A homebuilding owner/principal of a enterprise on pace to recognize $800 million in revenues in 2022 tells us:

We think that, for us, what's going on now is worse than what we had to deal with going into the housing collapse in 2007," this privately-held chief executive says. "Back then, there were early warnings, and a slow, but sure signal that things were deteriorating. This time, the speed with which the market turned from a deep supply of high demand to nothing has been a shock. And even if the rate increases slow down, we're not going to see anything much below a 6% mortgage rate for sometime, so I don't see a quick comeback. We're going to go through a tough 2023."

The operative term here is this:

We're going to go through ..."

Sentiment is one thing. And in the face of an unyielding Federal Reserve effort to wring both inflation and its behavioral and psychological drivers – as well as their effects on cost-of-living – out of the economy, a bleak outlook among homebuilders mirrors consumer households' crisis of confidence when it comes to committing to most of their lives' most pricey and precious purchase.

That said, sentiment is not the same as resolve. Sentiment is not the same as determination and cunning, and a next-batch of survival steps many homebuilders know by heart. Many of them started their companies precisely at times like now, or steered them through the throes of other bumpy, discouraging times, and have lived to tell the tale again and again.

One top 200-ranked multimarket homebuilding enterprise ceo writes:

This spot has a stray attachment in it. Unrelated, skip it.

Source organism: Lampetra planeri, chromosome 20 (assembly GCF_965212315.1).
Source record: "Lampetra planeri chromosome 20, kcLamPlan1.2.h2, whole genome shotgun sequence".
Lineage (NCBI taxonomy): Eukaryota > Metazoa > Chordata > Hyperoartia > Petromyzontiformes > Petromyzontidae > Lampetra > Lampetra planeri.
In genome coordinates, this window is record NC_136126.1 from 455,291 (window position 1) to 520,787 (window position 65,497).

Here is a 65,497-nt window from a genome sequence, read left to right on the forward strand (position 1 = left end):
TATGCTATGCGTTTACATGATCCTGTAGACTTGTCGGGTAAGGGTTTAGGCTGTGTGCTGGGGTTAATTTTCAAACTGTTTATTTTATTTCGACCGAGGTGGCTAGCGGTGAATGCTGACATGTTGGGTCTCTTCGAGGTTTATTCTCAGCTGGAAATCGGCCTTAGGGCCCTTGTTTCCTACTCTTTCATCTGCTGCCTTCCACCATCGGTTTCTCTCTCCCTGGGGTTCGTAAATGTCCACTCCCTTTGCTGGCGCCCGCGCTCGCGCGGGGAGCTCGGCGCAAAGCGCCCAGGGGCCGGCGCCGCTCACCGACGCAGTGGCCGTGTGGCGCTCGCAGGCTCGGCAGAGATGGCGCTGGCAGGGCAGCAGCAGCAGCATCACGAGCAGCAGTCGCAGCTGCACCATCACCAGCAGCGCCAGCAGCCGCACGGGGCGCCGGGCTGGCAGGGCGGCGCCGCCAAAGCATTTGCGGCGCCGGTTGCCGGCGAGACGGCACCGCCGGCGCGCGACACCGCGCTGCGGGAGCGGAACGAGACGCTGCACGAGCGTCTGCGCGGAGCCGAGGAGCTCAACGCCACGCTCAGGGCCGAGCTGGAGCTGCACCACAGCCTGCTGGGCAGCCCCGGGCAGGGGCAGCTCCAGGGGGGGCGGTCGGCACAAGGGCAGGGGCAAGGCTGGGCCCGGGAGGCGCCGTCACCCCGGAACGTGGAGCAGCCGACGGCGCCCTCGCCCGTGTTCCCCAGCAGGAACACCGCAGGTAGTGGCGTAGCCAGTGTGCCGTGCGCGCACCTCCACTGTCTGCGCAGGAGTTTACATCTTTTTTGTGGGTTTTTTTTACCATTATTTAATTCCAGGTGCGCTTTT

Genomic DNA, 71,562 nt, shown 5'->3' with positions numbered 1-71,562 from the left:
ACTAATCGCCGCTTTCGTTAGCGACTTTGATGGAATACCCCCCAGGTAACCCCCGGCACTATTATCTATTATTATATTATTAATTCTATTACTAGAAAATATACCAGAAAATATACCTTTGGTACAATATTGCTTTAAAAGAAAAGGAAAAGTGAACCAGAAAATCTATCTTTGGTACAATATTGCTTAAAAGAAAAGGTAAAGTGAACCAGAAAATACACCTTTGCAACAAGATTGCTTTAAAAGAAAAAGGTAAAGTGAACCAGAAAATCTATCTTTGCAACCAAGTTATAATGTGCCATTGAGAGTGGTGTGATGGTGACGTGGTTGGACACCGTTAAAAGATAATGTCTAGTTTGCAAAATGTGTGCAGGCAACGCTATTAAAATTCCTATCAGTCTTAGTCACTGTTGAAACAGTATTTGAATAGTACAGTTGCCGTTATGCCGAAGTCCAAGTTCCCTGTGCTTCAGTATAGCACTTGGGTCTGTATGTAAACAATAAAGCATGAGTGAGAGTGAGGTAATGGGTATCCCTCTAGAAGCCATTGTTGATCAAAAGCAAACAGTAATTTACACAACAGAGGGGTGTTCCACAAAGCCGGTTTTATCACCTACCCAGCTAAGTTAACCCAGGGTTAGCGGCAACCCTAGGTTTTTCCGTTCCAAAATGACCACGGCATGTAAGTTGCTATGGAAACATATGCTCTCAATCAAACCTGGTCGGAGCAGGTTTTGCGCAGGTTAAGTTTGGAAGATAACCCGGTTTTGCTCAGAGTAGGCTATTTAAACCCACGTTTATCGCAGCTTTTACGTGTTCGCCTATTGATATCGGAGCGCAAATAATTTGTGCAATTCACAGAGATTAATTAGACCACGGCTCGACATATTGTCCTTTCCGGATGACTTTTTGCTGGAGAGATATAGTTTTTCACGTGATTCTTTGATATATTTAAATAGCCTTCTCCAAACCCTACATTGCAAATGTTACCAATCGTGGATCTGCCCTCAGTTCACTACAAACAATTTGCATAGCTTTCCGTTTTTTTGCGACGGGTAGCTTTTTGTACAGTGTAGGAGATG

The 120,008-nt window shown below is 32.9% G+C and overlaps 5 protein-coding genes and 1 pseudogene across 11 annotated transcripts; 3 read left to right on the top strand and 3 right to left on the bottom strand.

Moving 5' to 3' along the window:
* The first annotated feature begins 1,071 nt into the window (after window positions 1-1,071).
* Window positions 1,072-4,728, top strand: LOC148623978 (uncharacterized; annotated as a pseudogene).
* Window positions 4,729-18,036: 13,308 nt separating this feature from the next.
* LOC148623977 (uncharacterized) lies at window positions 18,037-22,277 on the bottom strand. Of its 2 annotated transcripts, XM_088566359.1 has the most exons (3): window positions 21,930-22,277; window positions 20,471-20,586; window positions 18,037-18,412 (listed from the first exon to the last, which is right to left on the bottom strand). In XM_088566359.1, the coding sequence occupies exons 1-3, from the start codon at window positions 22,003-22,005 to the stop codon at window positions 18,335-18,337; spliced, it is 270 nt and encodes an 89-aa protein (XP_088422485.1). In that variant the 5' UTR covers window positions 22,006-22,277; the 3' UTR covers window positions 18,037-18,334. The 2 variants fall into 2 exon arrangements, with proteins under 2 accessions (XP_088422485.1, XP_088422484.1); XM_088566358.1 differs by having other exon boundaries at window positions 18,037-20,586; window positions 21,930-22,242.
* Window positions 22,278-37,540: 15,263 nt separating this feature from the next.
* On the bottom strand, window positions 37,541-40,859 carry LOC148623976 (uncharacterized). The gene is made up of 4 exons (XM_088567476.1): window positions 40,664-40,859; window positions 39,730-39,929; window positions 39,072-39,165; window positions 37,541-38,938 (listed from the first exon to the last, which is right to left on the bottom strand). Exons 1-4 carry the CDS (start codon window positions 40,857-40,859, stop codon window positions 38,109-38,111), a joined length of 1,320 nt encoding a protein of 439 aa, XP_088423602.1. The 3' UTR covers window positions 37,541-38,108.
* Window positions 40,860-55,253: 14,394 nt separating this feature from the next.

Over the last 8 years or so ... I’ve read a lot of articles and attended a lot of conferences. And I’ve heard a number of so-called 'experts' proclaim that residential construction is a backwards, archaic industry that is ripe for disruption. What those experts fail to understand is that we deal with disruption all the time! In fact, we experience sharp downturns like this regularly, and we’ve built ourselves as an industry to weather those storms. There aren’t many businesses out there that need to plan for that kind of contingency, and I think a lot of industries wouldn’t survive the circumstances that we’re dealing with right now. We are surviving it, and we’re going to continue to do so in the future, but it doesn’t mean that the process of surviving won’t involve painful decisions.”
... I must say I am weary of hearing over and over how backward we are.  We are a resilient and nimble industry.  How many so-called 'forward' industries could handle what we face?  With only a blip on the economic horizon for them, have you taken a look at the tech industry? Wow!

Importantly, homebuilder sentiment and homebuilder capability and staying power amount to two entirely different things. The HMI's validity is in its measure of the strength and signals of demand for new homes. It does not measure the canny, time-tested ways – lowering their costs, cutting their prices, simplifying products, refining their sales targets, reeling in their land holdings, etc. – leaders, owners, and stakeholders in homebuilding firms respond to shocks and stresses, frequently coming out stronger.

ABOUT THE AUTHOR

John McManus

John McManus

President and Founder

John McManus, founder and president of The Builder’s Daily, is an award-winning editorial, programming, and digital content strategist. TBD's purpose is a community capable of constant improvement.

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John McManus

President and Founder

John McManus, founder and president of The Builder’s Daily, is an award-winning editorial, programming, and digital content strategist. TBD's purpose is a community capable of constant improvement.